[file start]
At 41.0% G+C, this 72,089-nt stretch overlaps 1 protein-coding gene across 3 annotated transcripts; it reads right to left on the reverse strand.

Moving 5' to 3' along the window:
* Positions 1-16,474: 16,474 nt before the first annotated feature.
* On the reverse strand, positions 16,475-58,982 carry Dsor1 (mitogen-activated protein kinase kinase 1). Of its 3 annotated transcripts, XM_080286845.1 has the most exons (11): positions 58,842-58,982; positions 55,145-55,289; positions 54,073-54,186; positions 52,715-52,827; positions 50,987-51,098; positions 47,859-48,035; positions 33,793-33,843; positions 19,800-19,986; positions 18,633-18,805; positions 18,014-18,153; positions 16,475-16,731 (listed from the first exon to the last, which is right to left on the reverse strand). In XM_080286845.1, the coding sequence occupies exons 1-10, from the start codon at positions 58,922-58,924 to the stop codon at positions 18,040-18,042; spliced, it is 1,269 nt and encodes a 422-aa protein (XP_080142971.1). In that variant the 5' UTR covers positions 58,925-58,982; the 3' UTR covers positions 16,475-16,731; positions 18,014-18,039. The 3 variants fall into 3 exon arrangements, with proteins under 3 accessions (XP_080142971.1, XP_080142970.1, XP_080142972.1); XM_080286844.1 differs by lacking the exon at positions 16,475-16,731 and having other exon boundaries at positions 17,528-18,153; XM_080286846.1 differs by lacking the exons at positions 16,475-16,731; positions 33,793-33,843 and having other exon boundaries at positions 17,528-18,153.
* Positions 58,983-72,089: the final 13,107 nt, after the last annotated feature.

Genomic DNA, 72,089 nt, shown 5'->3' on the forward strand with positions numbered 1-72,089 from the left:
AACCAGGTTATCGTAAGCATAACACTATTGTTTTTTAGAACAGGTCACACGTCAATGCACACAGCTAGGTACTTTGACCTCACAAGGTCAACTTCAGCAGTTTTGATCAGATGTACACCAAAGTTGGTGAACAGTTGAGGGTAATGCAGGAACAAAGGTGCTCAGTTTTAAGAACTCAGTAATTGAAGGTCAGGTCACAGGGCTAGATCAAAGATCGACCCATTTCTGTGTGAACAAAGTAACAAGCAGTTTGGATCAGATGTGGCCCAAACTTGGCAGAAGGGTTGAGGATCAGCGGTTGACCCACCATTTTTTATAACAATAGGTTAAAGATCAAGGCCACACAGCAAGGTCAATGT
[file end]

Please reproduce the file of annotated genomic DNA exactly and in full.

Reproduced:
At 41.0% G+C, this 72,089-nt stretch overlaps 1 protein-coding gene across 3 annotated transcripts; it reads right to left on the reverse strand.

Moving 5' to 3' along the window:
* Positions 1-16,474: 16,474 nt before the first annotated feature.
* On the reverse strand, positions 16,475-58,982 carry Dsor1 (mitogen-activated protein kinase kinase 1). Of its 3 annotated transcripts, XM_080286845.1 has the most exons (11): positions 58,842-58,982; positions 55,145-55,289; positions 54,073-54,186; positions 52,715-52,827; positions 50,987-51,098; positions 47,859-48,035; positions 33,793-33,843; positions 19,800-19,986; positions 18,633-18,805; positions 18,014-18,153; positions 16,475-16,731 (listed from the first exon to the last, which is right to left on the reverse strand). In XM_080286845.1, the coding sequence occupies exons 1-10, from the start codon at positions 58,922-58,924 to the stop codon at positions 18,040-18,042; spliced, it is 1,269 nt and encodes a 422-aa protein (XP_080142971.1). In that variant the 5' UTR covers positions 58,925-58,982; the 3' UTR covers positions 16,475-16,731; positions 18,014-18,039. The 3 variants fall into 3 exon arrangements, with proteins under 3 accessions (XP_080142971.1, XP_080142970.1, XP_080142972.1); XM_080286844.1 differs by lacking the exon at positions 16,475-16,731 and having other exon boundaries at positions 17,528-18,153; XM_080286846.1 differs by lacking the exons at positions 16,475-16,731; positions 33,793-33,843 and having other exon boundaries at positions 17,528-18,153.
* Positions 58,983-72,089: the final 13,107 nt, after the last annotated feature.

Genomic DNA, 72,089 nt, shown 5'->3' on the forward strand with positions numbered 1-72,089 from the left:
AACCAGGTTATCGTAAGCATAACACTATTGTTTTTTAGAACAGGTCACACGTCAATGCACACAGCTAGGTACTTTGACCTCACAAGGTCAACTTCAGCAGTTTTGATCAGATGTACACCAAAGTTGGTGAACAGTTGAGGGTAATGCAGGAACAAAGGTGCTCAGTTTTAAGAACTCAGTAATTGAAGGTCAGGTCACAGGGCTAGATCAAAGATCGACCCATTTCTGTGTGAACAAAGTAACAAGCAGTTTGGATCAGATGTGGCCCAAACTTGGCAGAAGGGTTGAGGATCAGCGGTTGACCCACCATTTTTTATAACAATAGGTTAAAGATCAAGGCCACACAGCAAGGTCAATGT